Overall, the data shows very little equity has been available to the energy sector via ODA or OOF, and this is only in 2003 and 2005. This suggests either recipient governments or the private sector—or possibly the MDBs through other capital contributions not reported to the CRS—are providing the equity needed for energy investments. The reported equity is mostly coded under ‘energy policy’ but appears actually to be a handful of investments in national power companies in the Caribbean. The single largest equity contribution, from the UK to Mauritius in 2003, is cryptically described in the database, so it is unclear what this was for.

Figure 4 highlights the important role grant funding has played for renewables, more so than for other sector codes. The less concessional flows provided as OOF appear to target mainly energy distribution and energy policy, although as above, the energy policy category includes a lot of generation activities which are a more likely target for the more commercially-oriented flows of OOF. The same applies for the equity commitments reported under energy policy; these are actually not for policy support (which would make little sense for equity) but rather for generation.

Recipients and effects of aid on electricity access

Between 2002 and 2016, the total figure of US$4128 million in commitments to energy activities in SIDS is heavily skewed by large amounts to a few recipients. The top four recipient countries—Dominican Republic, Mauritius, Haiti and Cabo Verde—account for about half of the total commitments during the period of the analysis, and almost half of this was concentrated in the Dominican Republic.

Figure 5 breaks down energy aid by region. The Caribbean, which has most countries and the largest population, received the greatest share by volume. The figure also breaks down this support according to the sub-sector targeted (using CRS Purpose Codes). As mentioned, the ‘energy policy’ code is used misleadingly by reporters to the CRS; the large chunk coded as energy policy in the Caribbean includes activities relating to generation, energy efficiency, capacity building, and policy and administrative support.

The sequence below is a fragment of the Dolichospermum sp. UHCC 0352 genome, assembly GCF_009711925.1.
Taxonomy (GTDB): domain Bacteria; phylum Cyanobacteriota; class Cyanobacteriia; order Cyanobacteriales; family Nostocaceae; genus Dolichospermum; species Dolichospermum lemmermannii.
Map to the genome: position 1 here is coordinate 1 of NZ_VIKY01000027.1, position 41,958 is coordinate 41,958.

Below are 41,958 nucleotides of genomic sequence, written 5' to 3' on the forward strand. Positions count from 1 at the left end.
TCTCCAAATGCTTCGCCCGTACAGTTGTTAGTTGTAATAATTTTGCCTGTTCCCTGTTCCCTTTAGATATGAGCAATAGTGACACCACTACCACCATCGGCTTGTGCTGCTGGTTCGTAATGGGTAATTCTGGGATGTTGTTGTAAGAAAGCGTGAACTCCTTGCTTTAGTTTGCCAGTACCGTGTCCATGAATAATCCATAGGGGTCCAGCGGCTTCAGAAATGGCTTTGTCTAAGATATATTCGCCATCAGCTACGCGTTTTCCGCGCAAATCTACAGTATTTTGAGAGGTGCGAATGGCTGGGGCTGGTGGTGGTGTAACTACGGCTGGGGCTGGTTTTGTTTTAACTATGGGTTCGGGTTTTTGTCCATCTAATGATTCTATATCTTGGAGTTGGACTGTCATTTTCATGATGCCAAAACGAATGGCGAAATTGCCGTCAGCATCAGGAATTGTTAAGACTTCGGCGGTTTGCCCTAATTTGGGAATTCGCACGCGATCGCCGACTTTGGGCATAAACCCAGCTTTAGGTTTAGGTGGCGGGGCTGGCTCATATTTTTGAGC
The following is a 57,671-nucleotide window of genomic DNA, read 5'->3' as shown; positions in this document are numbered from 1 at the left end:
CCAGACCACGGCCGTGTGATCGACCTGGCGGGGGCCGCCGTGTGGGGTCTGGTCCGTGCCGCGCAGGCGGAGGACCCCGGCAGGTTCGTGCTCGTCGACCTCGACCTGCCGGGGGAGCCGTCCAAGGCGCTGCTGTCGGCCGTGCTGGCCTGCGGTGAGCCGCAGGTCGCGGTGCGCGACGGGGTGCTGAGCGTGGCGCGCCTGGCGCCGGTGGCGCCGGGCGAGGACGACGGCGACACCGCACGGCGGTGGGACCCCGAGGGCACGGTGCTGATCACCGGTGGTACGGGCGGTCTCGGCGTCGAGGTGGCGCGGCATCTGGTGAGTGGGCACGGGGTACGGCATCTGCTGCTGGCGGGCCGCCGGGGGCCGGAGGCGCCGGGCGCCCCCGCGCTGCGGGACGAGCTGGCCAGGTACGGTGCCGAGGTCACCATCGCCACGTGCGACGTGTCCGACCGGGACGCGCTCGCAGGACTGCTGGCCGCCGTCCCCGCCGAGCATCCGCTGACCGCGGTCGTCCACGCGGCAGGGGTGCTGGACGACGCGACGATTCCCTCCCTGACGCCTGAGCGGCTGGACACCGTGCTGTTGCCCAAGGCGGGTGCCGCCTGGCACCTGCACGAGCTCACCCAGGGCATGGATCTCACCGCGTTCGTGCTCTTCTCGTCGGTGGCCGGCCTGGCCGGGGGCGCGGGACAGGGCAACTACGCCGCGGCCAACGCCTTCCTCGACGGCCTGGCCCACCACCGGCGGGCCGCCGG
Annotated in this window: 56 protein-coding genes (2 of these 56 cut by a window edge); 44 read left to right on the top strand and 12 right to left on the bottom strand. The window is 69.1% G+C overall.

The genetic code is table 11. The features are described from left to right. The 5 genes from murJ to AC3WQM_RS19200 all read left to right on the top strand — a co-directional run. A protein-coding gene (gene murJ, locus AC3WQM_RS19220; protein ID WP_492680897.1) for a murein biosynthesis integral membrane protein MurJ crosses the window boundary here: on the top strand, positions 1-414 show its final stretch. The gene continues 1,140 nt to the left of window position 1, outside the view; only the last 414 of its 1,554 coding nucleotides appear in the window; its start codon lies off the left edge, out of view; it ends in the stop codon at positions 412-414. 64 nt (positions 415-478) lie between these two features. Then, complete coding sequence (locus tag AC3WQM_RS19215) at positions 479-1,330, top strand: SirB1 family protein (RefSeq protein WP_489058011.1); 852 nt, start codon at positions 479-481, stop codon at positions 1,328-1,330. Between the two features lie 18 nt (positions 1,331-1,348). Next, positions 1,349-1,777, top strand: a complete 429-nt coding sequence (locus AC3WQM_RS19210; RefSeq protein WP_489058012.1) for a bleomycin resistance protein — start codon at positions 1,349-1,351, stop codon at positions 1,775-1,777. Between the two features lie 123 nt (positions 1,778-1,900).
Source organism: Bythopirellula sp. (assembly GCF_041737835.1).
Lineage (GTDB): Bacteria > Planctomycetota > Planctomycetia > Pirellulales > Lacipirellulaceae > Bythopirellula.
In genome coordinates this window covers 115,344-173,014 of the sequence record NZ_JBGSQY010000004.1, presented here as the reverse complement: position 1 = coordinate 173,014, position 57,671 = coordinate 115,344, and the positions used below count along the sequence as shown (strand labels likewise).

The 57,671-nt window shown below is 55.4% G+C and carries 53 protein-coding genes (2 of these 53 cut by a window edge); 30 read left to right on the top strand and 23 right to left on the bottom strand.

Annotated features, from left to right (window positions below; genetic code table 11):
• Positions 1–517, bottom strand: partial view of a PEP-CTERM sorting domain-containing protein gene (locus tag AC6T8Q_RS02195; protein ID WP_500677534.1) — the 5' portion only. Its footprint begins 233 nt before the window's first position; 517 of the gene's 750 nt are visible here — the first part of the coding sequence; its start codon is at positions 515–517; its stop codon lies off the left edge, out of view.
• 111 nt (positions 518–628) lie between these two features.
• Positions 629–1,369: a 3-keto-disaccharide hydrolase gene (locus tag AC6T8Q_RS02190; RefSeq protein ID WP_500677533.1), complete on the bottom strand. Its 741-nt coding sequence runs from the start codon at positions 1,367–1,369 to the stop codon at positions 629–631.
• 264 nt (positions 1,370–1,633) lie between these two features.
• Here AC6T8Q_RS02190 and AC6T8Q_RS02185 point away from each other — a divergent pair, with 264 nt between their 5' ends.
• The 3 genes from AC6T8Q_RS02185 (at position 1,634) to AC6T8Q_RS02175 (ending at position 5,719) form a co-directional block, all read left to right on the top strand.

Fig. 5
Fig. 5

Energy finance to each SIDS region from 2002 to 2016 inclusive

The figure also shows per capita commitments to each region, which we calculate using population data from the World Bank for 2016.5 On this score, African and Indian Ocean SIDS have on average received by far the largest commitments (US$203 k per capita over 15 years) compared with the Pacific (US$85 k per capita) and Caribbean (US$52 k per capita).

However, average per capita commitments at a regional level are distorted by commitments to their most populous countries. Therefore, in Fig. 6, we show per capita energy aid for each SIDS country. The difference between the highest and lowest amounts spans four orders of magnitude. Nine of the ten highest recipients are actually Pacific islands, while the Pacific regional average is lowered by the fact its most populous countries, Papua New Guinea and Fiji, are at the lower end of the spectrum.
Fig. 6
Fig. 6

Per capita energy aid to SIDS from 2002 to 2016 inclusive

Figure 6 also distinguishes (by colour) those SIDS that are, as of March 2018, classified as LDCs. With the exception of Tuvalu at the upper end of the spectrum, the other LDCs are around the middle of the per capita range, meaning the LDCs have not received more funding per capita than the other SIDS.

Figure 7 pairs energy aid commitments with country-level electricity access statistics from the World Bank’s Open Data platform. Average electricity access rates in each country over the period 2002 to 2016 are shown in percentiles, by colour. Overall, SIDS with the lowest electricity access rates are not receiving more energy-related aid than other SIDS. The two countries with the lowest electricity access rates, Guinea Bissau and Papua New Guinea, are towards the upper end of the spectrum in total energy aid commitments, but both are at the lower end in commitments per capita (Fig. 6). Of the other four countries which have electricity access rates below 50%, only Haiti is among the highest energy aid recipients in total amounts, but again, Haiti’s per capita figure is at the lower end of the spectrum. Timor Leste, Solomon Islands and Vanuatu are on the lower side of the spectrum in terms of total commitments for energy, and Timor Leste is also low on the per capita spectrum.